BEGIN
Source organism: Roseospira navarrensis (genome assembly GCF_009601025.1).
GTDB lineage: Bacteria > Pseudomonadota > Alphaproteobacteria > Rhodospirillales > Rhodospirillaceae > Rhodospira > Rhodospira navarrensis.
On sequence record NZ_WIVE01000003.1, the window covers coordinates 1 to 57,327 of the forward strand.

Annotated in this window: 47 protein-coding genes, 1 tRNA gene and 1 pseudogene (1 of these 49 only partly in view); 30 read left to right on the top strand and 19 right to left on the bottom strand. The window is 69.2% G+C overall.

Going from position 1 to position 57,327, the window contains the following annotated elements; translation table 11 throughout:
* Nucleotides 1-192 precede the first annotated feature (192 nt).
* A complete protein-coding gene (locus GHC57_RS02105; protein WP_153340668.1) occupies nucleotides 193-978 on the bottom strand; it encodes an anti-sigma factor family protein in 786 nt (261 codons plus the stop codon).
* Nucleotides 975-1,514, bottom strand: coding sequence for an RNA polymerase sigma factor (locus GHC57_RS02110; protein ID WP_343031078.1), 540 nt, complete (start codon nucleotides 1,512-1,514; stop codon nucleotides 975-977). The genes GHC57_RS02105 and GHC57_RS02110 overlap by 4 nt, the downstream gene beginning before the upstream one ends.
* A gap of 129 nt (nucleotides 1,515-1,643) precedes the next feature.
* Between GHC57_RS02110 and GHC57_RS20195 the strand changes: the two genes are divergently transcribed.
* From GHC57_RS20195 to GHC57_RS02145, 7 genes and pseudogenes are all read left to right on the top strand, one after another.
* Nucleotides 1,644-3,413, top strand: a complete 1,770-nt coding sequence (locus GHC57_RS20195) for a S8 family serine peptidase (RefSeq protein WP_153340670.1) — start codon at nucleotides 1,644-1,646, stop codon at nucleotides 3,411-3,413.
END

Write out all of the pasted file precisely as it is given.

Source organism: Roseospira navarrensis (genome assembly GCF_009601025.1).
GTDB lineage: Bacteria > Pseudomonadota > Alphaproteobacteria > Rhodospirillales > Rhodospirillaceae > Rhodospira > Rhodospira navarrensis.
On sequence record NZ_WIVE01000003.1, the window covers coordinates 1 to 57,327 of the forward strand.

Annotated in this window: 47 protein-coding genes, 1 tRNA gene and 1 pseudogene (1 of these 49 only partly in view); 30 read left to right on the top strand and 19 right to left on the bottom strand. The window is 69.2% G+C overall.

Going from position 1 to position 57,327, the window contains the following annotated elements; translation table 11 throughout:
* Nucleotides 1-192 precede the first annotated feature (192 nt).
* A complete protein-coding gene (locus GHC57_RS02105; protein WP_153340668.1) occupies nucleotides 193-978 on the bottom strand; it encodes an anti-sigma factor family protein in 786 nt (261 codons plus the stop codon).
* Nucleotides 975-1,514, bottom strand: coding sequence for an RNA polymerase sigma factor (locus GHC57_RS02110; protein ID WP_343031078.1), 540 nt, complete (start codon nucleotides 1,512-1,514; stop codon nucleotides 975-977). The genes GHC57_RS02105 and GHC57_RS02110 overlap by 4 nt, the downstream gene beginning before the upstream one ends.
* A gap of 129 nt (nucleotides 1,515-1,643) precedes the next feature.
* Between GHC57_RS02110 and GHC57_RS20195 the strand changes: the two genes are divergently transcribed.
* From GHC57_RS20195 to GHC57_RS02145, 7 genes and pseudogenes are all read left to right on the top strand, one after another.
* Nucleotides 1,644-3,413, top strand: a complete 1,770-nt coding sequence (locus GHC57_RS20195) for a S8 family serine peptidase (RefSeq protein WP_153340670.1) — start codon at nucleotides 1,644-1,646, stop codon at nucleotides 3,411-3,413.